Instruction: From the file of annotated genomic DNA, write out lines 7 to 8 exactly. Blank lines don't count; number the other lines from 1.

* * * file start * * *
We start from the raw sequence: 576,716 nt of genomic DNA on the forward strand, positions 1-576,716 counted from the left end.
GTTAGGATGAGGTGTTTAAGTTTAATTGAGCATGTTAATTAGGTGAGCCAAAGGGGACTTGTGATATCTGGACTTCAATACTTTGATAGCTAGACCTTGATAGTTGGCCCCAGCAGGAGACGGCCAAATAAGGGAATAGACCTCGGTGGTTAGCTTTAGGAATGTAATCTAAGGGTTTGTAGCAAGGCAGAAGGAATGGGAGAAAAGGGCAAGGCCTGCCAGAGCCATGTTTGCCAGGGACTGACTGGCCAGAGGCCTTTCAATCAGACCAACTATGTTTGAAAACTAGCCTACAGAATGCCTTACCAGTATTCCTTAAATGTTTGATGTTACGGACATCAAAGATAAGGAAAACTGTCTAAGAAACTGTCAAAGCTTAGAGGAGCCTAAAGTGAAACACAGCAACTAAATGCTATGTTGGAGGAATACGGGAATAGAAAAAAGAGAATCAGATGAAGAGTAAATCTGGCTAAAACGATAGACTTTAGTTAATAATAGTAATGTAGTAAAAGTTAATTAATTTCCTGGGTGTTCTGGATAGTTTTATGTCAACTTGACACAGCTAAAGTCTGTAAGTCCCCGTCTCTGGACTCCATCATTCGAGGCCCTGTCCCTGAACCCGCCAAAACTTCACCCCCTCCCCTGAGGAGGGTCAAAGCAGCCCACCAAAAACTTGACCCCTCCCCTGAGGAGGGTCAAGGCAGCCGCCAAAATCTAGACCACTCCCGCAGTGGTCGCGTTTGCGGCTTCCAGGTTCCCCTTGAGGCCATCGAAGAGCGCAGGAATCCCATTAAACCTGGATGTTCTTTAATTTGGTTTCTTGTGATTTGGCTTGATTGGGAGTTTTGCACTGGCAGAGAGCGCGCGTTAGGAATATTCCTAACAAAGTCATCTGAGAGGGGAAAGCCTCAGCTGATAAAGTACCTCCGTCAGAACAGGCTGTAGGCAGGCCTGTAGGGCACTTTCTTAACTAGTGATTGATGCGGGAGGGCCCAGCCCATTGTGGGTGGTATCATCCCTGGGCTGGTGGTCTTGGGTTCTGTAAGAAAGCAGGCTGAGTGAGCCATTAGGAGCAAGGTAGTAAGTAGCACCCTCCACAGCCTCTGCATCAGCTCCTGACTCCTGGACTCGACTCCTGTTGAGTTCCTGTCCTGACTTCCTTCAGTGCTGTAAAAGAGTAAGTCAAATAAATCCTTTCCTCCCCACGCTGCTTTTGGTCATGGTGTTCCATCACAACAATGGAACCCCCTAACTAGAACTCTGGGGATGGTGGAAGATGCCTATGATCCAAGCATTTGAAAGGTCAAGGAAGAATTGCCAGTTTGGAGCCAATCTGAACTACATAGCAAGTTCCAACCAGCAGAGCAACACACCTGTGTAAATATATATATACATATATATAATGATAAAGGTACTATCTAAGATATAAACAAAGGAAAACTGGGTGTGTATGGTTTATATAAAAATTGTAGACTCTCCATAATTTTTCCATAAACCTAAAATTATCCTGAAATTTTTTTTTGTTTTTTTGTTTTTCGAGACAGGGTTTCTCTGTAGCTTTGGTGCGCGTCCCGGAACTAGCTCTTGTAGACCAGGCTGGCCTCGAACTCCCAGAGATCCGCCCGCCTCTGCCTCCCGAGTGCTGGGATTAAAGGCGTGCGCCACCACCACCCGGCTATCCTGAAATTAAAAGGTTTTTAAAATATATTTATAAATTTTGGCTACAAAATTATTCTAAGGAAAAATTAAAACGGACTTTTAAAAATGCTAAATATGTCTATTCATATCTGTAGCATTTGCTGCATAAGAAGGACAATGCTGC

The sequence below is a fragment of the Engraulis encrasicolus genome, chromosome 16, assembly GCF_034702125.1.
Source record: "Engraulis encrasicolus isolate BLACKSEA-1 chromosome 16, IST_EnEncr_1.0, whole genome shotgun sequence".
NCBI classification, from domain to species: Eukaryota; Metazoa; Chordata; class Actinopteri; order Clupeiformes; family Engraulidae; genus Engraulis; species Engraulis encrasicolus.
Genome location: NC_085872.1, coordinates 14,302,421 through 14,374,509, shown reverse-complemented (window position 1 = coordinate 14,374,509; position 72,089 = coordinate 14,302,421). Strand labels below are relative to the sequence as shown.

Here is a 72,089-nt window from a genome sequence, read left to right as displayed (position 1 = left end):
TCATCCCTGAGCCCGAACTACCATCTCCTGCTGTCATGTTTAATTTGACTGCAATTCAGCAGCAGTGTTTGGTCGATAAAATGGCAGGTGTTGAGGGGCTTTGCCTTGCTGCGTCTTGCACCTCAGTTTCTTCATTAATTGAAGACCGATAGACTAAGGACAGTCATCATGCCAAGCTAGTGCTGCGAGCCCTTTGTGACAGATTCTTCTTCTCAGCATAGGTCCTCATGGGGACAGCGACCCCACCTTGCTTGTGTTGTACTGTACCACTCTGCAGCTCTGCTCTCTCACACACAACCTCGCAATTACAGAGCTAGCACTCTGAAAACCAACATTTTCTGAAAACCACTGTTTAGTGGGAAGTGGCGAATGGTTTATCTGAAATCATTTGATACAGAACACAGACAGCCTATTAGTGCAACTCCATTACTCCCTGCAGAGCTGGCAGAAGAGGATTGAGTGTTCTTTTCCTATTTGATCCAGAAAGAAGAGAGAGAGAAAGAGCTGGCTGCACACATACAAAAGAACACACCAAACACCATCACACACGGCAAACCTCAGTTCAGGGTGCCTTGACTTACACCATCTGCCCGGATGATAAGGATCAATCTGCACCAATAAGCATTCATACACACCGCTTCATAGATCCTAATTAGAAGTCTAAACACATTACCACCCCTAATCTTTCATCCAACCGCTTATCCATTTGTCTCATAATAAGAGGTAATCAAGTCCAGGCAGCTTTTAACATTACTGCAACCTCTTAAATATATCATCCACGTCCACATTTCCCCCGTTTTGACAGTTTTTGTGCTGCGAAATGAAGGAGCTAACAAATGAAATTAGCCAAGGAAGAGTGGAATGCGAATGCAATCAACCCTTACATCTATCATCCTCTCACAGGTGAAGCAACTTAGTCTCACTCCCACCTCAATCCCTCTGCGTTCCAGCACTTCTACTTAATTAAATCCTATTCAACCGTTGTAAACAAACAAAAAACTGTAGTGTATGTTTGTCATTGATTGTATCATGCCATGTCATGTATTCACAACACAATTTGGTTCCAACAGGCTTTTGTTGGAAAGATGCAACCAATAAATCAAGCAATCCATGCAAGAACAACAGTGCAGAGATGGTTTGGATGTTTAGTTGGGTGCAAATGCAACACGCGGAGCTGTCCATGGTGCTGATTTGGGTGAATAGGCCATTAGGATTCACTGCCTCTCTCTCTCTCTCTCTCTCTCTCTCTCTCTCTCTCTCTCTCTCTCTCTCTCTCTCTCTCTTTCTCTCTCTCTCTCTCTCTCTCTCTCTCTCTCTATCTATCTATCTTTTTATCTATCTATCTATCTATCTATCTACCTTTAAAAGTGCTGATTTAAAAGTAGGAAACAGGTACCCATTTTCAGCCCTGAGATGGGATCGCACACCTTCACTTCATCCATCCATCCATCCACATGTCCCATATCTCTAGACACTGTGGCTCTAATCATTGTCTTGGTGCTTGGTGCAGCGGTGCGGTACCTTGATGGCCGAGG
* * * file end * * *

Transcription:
Here is a 72,089-nt window from a genome sequence, read left to right as displayed (position 1 = left end):
TCATCCCTGAGCCCGAACTACCATCTCCTGCTGTCATGTTTAATTTGACTGCAATTCAGCAGCAGTGTTTGGTCGATAAAATGGCAGGTGTTGAGGGGCTTTGCCTTGCTGCGTCTTGCACCTCAGTTTCTTCATTAATTGAAGACCGATAGACTAAGGACAGTCATCATGCCAAGCTAGTGCTGCGAGCCCTTTGTGACAGATTCTTCTTCTCAGCATAGGTCCTCATGGGGACAGCGACCCCACCTTGCTTGTGTTGTACTGTACCACTCTGCAGCTCTGCTCTCTCACACACAACCTCGCAATTACAGAGCTAGCACTCTGAAAACCAACATTTTCTGAAAACCACTGTTTAGTGGGAAGTGGCGAATGGTTTATCTGAAATCATTTGATACAGAACACAGACAGCCTATTAGTGCAACTCCATTACTCCCTGCAGAGCTGGCAGAAGAGGATTGAGTGTTCTTTTCCTATTTGATCCAGAAAGAAGAGAGAGAGAAAGAGCTGGCTGCACACATACAAAAGAACACACCAAACACCATCACACACGGCAAACCTCAGTTCAGGGTGCCTTGACTTACACCATCTGCCCGGATGATAAGGATCAATCTGCACCAATAAGCATTCATACACACCGCTTCATAGATCCTAATTAGAAGTCTAAACACATTACCACCCCTAATCTTTCATCCAACCGCTTATCCATTTGTCTCATAATAAGAGGTAATCAAGTCCAGGCAGCTTTTAACATTACTGCAACCTCTTAAATATATCATCCACGTCCACATTTCCCCCGTTTTGACAGTTTTTGTGCTGCGAAATGAAGGAGCTAACAAATGAAATTAGCCAAGGAAGAGTGGAATGCGAATGCAATCAACCCTTACATCTATCATCCTCTCACAGGTGAAGCAACTTAGTCTCACTCCCACCTCAATCCCTCTGCGTTCCAGCACTTCTACTTAATTAAATCCTATTCAACCGTTGTAAACAAACAAAAAACTGTAGTGTATGTTTGTCATTGATTGTATCATGCCATGTCATGTATTCACAACACAATTTGGTTCCAACAGGCTTTTGTTGGAAAGATGCAACCAATAAATCAAGCAATCCATGCAAGAACAACAGTGCAGAGATGGTTTGGATGTTTAGTTGGGTGCAAATGCAACACGCGGAGCTGTCCATGGTGCTGATTTGGGTGAATAGGCCATTAGGATTCACTGCCTCTCTCTCTCTCTCTCTCTCTCTCTCTCTCTCTCTCTCTCTCTCTCTCTCTCTCTCTCTCTTTCTCTCTCTCTCTCTCTCTCTCTCTCTCTCTCTATCTATCTATCTTTTTATCTATCTATCTATCTATCTATCTACCTTTAAAAGTGCTGATTTAAAAGTAGGAAACAGGTACCCATTTTCAGCCCTGAGATGGGATCGCACACCTTCACTTCATCCATCCATCCATCCACATGTCCCATATCTCTAGACACTGTGGCTCTAATCATTGTCTTGGTGCTTGGTGCAGCGGTGCGGTACCTTGATGGCCGAGG